Soil Productivity - Plate
The soil is one of the main reservoirs of microbial life. Typical garden soil has millions of bacteria in each gram. The most numerous microbes in soil are bacteria (Table 1). Although actinomycetes are bacteria, they are listed separately because conidiospores make their dry, powdery colonies easily recognizable. Soil bacteria include aerobes and anaerobes with a wide range of nutritional requirements, from photoautotrophs to chemoheterotrophs. As usable nutrients and suitable environmental conditions (such as light, aeration, temperature) become available, the microbial populations and their metabolic activity rapidly increase until the nutrients are depleted or physical conditions change, and they then return to lower levels.
Human pathogens, with the exception of endospore-formed bacteria, are uncommon in the soil. Soil microorganisms are responsible for recycling elements so they can be used over and over again. The numbers of bacteria and fungi in soil are usually estimated by the plate count method. The actual number of organisms is probably much higher than the estimate, however, because a plate count only detects microbes that will grow under the conditions provided (such as nutrients and temperature).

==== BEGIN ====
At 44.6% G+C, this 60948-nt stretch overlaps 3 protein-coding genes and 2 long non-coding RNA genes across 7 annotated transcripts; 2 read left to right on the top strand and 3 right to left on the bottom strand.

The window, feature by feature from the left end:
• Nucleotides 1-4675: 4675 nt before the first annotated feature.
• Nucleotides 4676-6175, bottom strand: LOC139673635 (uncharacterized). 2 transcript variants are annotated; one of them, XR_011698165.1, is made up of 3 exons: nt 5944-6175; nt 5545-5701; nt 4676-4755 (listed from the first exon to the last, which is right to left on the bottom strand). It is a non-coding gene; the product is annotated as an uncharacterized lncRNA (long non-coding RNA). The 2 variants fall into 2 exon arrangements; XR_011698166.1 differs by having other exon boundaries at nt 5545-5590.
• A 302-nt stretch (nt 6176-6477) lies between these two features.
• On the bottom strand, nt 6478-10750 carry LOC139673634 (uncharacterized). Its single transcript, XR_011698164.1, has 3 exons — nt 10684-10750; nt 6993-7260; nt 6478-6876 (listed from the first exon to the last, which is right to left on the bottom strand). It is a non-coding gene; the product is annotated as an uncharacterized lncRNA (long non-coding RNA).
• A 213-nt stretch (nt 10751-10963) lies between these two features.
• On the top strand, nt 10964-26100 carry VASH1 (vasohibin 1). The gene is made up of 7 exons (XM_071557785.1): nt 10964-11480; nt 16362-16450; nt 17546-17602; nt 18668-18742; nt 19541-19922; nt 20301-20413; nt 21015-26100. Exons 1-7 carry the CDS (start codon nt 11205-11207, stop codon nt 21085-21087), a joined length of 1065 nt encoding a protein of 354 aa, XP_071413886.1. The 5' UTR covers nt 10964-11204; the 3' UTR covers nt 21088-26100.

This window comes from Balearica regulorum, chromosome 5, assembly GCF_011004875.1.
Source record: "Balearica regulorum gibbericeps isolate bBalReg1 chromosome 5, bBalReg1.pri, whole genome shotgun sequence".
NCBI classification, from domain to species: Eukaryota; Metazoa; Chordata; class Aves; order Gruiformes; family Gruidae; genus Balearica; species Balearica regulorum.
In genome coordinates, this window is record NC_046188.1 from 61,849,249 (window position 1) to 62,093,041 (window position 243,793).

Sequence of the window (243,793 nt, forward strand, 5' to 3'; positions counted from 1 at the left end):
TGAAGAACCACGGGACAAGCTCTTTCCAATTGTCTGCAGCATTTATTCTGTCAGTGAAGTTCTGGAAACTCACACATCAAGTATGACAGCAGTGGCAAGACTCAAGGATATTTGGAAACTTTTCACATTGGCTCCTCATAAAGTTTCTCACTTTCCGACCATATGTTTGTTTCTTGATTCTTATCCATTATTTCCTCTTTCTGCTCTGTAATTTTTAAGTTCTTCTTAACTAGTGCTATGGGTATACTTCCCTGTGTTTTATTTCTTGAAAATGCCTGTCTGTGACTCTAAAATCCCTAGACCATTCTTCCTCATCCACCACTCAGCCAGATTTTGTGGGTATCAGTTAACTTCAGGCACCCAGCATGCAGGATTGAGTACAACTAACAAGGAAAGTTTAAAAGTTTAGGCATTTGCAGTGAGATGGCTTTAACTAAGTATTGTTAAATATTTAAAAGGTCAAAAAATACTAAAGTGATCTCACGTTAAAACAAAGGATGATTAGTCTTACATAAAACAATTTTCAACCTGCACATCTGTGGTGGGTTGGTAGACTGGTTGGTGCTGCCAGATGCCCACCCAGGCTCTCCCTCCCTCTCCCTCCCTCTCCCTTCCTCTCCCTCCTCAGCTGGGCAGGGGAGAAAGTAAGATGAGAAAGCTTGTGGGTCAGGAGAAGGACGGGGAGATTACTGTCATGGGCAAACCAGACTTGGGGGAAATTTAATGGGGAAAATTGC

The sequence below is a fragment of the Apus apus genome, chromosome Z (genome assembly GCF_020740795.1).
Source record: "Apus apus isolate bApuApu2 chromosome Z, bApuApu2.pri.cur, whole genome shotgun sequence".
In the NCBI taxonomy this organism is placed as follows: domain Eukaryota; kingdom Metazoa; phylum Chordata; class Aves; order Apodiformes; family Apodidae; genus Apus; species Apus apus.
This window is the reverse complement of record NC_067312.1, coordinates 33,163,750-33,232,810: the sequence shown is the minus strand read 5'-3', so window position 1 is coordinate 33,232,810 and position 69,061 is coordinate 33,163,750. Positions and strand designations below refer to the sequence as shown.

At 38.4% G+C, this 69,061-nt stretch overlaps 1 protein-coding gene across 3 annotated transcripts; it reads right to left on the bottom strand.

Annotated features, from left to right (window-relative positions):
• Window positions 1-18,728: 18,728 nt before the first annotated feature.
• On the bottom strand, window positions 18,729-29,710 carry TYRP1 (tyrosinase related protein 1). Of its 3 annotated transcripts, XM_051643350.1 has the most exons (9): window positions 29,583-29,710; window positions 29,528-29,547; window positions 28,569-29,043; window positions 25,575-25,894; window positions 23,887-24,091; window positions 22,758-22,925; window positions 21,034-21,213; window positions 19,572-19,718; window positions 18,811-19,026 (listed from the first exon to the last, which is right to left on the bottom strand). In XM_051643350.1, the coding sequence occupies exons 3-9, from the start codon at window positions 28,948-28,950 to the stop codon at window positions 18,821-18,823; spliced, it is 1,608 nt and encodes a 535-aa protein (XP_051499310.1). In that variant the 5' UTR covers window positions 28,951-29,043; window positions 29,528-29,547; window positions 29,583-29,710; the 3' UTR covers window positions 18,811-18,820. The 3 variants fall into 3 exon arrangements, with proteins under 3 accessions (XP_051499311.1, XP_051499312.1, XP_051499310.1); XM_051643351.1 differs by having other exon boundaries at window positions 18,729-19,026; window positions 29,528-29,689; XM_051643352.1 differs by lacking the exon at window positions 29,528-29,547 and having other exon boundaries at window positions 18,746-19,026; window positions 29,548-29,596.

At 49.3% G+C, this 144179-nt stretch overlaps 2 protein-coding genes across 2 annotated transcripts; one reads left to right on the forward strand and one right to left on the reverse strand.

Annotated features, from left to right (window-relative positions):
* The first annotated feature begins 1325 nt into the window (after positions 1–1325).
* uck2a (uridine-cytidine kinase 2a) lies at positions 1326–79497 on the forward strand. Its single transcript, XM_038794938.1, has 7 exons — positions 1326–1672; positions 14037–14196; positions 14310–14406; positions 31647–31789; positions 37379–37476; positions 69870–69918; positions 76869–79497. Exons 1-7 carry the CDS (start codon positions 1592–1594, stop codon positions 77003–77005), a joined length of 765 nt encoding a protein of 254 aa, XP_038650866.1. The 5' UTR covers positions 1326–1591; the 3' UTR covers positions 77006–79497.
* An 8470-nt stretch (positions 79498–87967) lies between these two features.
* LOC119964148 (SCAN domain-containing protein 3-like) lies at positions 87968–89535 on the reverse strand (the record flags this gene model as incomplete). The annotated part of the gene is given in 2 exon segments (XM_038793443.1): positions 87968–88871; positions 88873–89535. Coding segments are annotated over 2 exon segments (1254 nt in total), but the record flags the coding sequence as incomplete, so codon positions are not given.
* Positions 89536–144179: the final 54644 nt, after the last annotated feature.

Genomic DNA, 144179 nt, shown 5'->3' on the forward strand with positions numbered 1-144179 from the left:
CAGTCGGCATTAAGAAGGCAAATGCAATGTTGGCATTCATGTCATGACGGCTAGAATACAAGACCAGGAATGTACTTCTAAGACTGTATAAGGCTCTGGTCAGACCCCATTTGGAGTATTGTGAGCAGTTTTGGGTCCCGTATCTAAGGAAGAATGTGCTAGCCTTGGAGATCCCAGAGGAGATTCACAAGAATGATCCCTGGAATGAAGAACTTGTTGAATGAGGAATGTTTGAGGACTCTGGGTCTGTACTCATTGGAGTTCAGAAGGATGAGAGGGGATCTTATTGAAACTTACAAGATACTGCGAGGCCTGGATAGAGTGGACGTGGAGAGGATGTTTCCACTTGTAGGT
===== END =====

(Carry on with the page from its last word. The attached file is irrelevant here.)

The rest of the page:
In a plate count, the number of colony-forming units (c.f.u.) are determined. Each colony may arise from a group of cells rather than from one individual cell. The initial soil sample is diluted through serial dilutions in order to obtain a small number of colonies on each plate. A known volume of the diluted sample is plated on sterile nutrient agar. After incubation, the number of colonies is counted. Plates with between 25 and 250 colonies are suitable for counting. A plate with fewer than 25 colonies is inaccurate because a single contaminant could influence the results. A plate with greater than 250 colonies is extremely difficult to count. The microbial population in the original soil sample can then be calculated. For example, if 232 bacterial colonies were present on the plate containing 0.01 mL of the 1:1,000,000 dilution, the calculation would be
|Distribution of microorganisms in numbers per gram of typical garden soil at various depths|
99 mL sterile water in a bottle (3)
Pipettes or calibrated one-piece plastic droppers
Spreading rod (L-shaped glass rod or place of piece of No. 16 shrinkable Teflon tubing over a large, straightened (L-shaped) paper clip or metal spreaders can be purchased from Carolina Biological Supply)
Alcohol (rubbing alcohol, 70% isopropyl alcohol)
This procedure can also be used with food, milk, and water.
Figure 2. Use of a spreading rod.
Figure 1. Serial dilutions